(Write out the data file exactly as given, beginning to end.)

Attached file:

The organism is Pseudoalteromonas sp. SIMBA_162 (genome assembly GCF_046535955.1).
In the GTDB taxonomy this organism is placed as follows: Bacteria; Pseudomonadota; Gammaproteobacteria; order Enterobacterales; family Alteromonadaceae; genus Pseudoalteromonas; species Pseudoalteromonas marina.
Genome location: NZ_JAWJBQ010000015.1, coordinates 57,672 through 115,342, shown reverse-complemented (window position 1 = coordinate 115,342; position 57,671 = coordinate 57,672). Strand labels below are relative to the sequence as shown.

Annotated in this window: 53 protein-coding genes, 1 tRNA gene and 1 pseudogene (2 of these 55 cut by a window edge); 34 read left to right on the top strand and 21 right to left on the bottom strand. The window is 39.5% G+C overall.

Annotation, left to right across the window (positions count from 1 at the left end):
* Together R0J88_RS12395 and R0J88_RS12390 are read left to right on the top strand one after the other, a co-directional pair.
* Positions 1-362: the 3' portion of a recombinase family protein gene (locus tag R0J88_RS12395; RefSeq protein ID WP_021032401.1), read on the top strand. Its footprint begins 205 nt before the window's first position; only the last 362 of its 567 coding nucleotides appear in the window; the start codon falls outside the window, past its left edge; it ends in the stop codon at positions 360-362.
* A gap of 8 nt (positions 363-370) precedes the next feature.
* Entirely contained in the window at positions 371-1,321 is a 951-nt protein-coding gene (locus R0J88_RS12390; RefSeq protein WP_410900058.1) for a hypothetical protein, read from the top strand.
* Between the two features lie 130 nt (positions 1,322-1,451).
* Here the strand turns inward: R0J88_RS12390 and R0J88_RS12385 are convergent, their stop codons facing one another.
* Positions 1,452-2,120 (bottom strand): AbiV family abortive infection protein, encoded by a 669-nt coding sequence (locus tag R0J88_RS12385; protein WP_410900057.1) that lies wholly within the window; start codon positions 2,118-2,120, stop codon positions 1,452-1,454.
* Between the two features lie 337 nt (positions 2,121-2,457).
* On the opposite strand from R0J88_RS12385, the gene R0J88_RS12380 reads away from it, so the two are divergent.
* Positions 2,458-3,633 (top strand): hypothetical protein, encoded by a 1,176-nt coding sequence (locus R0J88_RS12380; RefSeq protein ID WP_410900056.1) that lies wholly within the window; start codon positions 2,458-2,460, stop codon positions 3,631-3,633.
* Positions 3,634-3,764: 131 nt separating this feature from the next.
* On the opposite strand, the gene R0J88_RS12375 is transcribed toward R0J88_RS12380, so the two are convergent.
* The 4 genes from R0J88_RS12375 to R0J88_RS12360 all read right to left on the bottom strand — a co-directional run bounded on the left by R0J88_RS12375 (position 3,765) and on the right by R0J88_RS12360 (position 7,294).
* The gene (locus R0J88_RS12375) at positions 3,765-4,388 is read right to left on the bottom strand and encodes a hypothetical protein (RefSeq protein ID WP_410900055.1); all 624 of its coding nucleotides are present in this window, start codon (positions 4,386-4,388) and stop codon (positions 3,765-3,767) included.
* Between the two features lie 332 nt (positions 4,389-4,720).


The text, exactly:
The organism is Pseudoalteromonas sp. SIMBA_162 (genome assembly GCF_046535955.1).
In the GTDB taxonomy this organism is placed as follows: Bacteria; Pseudomonadota; Gammaproteobacteria; order Enterobacterales; family Alteromonadaceae; genus Pseudoalteromonas; species Pseudoalteromonas marina.
Genome location: NZ_JAWJBQ010000015.1, coordinates 57,672 through 115,342, shown reverse-complemented (window position 1 = coordinate 115,342; position 57,671 = coordinate 57,672). Strand labels below are relative to the sequence as shown.

Annotated in this window: 53 protein-coding genes, 1 tRNA gene and 1 pseudogene (2 of these 55 cut by a window edge); 34 read left to right on the top strand and 21 right to left on the bottom strand. The window is 39.5% G+C overall.

Annotation, left to right across the window (positions count from 1 at the left end):
* Together R0J88_RS12395 and R0J88_RS12390 are read left to right on the top strand one after the other, a co-directional pair.
* Positions 1-362: the 3' portion of a recombinase family protein gene (locus tag R0J88_RS12395; RefSeq protein ID WP_021032401.1), read on the top strand. Its footprint begins 205 nt before the window's first position; only the last 362 of its 567 coding nucleotides appear in the window; the start codon falls outside the window, past its left edge; it ends in the stop codon at positions 360-362.
* A gap of 8 nt (positions 363-370) precedes the next feature.
* Entirely contained in the window at positions 371-1,321 is a 951-nt protein-coding gene (locus R0J88_RS12390; RefSeq protein WP_410900058.1) for a hypothetical protein, read from the top strand.
* Between the two features lie 130 nt (positions 1,322-1,451).
* Here the strand turns inward: R0J88_RS12390 and R0J88_RS12385 are convergent, their stop codons facing one another.
* Positions 1,452-2,120 (bottom strand): AbiV family abortive infection protein, encoded by a 669-nt coding sequence (locus tag R0J88_RS12385; protein WP_410900057.1) that lies wholly within the window; start codon positions 2,118-2,120, stop codon positions 1,452-1,454.
* Between the two features lie 337 nt (positions 2,121-2,457).
* On the opposite strand from R0J88_RS12385, the gene R0J88_RS12380 reads away from it, so the two are divergent.
* Positions 2,458-3,633 (top strand): hypothetical protein, encoded by a 1,176-nt coding sequence (locus R0J88_RS12380; RefSeq protein ID WP_410900056.1) that lies wholly within the window; start codon positions 2,458-2,460, stop codon positions 3,631-3,633.
* Positions 3,634-3,764: 131 nt separating this feature from the next.
* On the opposite strand, the gene R0J88_RS12375 is transcribed toward R0J88_RS12380, so the two are convergent.
* The 4 genes from R0J88_RS12375 to R0J88_RS12360 all read right to left on the bottom strand — a co-directional run bounded on the left by R0J88_RS12375 (position 3,765) and on the right by R0J88_RS12360 (position 7,294).
* The gene (locus R0J88_RS12375) at positions 3,765-4,388 is read right to left on the bottom strand and encodes a hypothetical protein (RefSeq protein ID WP_410900055.1); all 624 of its coding nucleotides are present in this window, start codon (positions 4,386-4,388) and stop codon (positions 3,765-3,767) included.
* Between the two features lie 332 nt (positions 4,389-4,720).